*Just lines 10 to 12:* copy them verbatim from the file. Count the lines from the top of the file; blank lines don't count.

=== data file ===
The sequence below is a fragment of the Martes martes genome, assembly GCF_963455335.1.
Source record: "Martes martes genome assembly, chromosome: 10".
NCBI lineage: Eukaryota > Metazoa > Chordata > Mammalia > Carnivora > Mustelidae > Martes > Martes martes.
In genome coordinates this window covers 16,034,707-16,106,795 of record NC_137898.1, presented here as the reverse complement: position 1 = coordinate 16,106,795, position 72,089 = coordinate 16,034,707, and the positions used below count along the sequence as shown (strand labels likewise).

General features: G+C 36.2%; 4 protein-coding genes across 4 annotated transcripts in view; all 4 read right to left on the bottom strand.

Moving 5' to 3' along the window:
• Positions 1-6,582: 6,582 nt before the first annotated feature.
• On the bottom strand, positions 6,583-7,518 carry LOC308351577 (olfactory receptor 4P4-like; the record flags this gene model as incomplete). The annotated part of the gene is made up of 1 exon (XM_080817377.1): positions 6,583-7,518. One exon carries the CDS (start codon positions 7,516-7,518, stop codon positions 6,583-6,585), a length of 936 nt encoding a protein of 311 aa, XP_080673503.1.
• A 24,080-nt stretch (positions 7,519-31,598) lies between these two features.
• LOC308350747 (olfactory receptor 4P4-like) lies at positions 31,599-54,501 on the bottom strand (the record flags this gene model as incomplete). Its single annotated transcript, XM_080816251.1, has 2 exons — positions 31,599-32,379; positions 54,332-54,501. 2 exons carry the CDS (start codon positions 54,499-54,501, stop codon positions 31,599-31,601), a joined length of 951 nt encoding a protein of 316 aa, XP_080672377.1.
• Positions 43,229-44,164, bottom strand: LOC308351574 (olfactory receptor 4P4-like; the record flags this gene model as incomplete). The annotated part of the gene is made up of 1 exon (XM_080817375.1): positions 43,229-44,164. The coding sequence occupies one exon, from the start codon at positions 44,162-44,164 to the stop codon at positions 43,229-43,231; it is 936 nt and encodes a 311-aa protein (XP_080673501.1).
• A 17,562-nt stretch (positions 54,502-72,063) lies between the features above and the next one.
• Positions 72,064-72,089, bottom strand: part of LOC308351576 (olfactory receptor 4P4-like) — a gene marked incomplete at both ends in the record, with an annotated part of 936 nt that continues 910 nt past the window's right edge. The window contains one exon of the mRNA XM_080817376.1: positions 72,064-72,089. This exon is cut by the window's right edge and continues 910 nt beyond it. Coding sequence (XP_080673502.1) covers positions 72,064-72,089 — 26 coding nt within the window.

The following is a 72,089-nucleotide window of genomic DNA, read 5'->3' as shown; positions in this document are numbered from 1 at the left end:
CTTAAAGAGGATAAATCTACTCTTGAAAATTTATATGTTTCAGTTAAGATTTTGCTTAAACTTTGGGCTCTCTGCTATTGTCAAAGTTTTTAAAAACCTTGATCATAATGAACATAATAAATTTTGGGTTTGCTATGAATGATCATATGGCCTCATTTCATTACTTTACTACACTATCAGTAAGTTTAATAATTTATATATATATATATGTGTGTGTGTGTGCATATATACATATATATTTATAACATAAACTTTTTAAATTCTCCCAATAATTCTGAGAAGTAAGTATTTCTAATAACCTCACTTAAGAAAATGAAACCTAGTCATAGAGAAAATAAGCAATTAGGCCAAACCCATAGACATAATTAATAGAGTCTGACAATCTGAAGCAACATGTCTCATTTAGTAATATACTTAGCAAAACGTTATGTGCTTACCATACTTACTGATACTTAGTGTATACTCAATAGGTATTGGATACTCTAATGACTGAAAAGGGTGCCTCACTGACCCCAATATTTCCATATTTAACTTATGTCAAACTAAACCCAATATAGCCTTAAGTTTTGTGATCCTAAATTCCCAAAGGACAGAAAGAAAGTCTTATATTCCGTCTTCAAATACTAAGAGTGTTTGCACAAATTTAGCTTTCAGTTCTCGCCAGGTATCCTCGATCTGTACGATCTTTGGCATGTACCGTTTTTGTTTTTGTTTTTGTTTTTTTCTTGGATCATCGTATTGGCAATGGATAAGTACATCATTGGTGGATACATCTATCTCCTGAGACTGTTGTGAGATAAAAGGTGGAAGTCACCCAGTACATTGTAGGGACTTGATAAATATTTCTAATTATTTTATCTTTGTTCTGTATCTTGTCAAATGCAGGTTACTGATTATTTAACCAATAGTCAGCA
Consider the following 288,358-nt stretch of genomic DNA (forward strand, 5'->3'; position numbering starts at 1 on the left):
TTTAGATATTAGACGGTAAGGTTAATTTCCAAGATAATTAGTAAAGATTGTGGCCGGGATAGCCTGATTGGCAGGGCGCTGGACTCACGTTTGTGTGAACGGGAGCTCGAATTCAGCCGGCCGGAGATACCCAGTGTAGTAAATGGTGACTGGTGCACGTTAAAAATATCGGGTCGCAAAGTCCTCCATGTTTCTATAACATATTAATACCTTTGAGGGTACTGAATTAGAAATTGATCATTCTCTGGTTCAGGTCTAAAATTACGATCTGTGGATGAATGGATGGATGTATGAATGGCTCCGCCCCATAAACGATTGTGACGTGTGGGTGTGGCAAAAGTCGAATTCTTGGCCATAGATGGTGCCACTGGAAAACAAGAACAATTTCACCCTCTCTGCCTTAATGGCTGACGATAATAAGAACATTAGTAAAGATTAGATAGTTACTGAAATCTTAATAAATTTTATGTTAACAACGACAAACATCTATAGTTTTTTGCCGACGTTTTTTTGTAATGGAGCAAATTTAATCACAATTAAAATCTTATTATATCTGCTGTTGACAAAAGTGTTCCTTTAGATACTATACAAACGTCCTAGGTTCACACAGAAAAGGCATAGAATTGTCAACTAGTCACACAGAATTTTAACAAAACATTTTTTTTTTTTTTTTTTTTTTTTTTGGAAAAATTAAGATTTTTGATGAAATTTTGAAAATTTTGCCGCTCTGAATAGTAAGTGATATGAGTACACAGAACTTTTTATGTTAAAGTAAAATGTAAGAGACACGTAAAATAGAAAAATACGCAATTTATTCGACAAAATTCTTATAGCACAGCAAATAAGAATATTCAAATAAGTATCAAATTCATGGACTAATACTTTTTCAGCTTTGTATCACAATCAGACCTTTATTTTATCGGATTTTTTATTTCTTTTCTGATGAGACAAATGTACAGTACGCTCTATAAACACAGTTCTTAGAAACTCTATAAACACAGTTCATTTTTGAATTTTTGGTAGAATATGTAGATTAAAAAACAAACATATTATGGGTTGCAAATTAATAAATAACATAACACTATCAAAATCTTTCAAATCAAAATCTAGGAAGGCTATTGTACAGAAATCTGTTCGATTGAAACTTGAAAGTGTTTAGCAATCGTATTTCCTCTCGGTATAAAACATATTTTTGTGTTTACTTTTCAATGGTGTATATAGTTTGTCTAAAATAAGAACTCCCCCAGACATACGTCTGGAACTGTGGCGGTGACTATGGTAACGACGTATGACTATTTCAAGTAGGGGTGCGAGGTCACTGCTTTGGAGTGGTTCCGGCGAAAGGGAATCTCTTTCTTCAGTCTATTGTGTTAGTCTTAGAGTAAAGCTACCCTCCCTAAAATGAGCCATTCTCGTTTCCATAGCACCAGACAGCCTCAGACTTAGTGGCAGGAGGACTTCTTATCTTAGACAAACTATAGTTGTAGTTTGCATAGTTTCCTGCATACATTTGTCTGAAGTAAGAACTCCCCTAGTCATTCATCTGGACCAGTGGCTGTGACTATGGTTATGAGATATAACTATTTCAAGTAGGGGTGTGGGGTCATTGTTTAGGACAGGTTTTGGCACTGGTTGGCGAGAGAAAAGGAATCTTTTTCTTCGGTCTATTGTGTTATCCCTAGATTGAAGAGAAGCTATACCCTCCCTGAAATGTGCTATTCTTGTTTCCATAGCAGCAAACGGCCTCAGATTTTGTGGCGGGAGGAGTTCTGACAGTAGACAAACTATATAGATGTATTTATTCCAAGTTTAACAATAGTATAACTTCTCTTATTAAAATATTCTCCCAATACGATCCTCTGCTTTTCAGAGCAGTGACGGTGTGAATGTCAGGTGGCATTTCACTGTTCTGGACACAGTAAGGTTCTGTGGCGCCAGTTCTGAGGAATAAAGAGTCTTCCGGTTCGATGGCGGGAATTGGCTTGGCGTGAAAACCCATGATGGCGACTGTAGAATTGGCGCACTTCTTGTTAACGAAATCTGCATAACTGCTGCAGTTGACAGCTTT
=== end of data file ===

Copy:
• LOC308350747 (olfactory receptor 4P4-like) lies at positions 31,599-54,501 on the bottom strand (the record flags this gene model as incomplete). Its single annotated transcript, XM_080816251.1, has 2 exons — positions 31,599-32,379; positions 54,332-54,501. 2 exons carry the CDS (start codon positions 54,499-54,501, stop codon positions 31,599-31,601), a joined length of 951 nt encoding a protein of 316 aa, XP_080672377.1.
• Positions 43,229-44,164, bottom strand: LOC308351574 (olfactory receptor 4P4-like; the record flags this gene model as incomplete). The annotated part of the gene is made up of 1 exon (XM_080817375.1): positions 43,229-44,164. The coding sequence occupies one exon, from the start codon at positions 44,162-44,164 to the stop codon at positions 43,229-43,231; it is 936 nt and encodes a 311-aa protein (XP_080673501.1).
• A 17,562-nt stretch (positions 54,502-72,063) lies between the features above and the next one.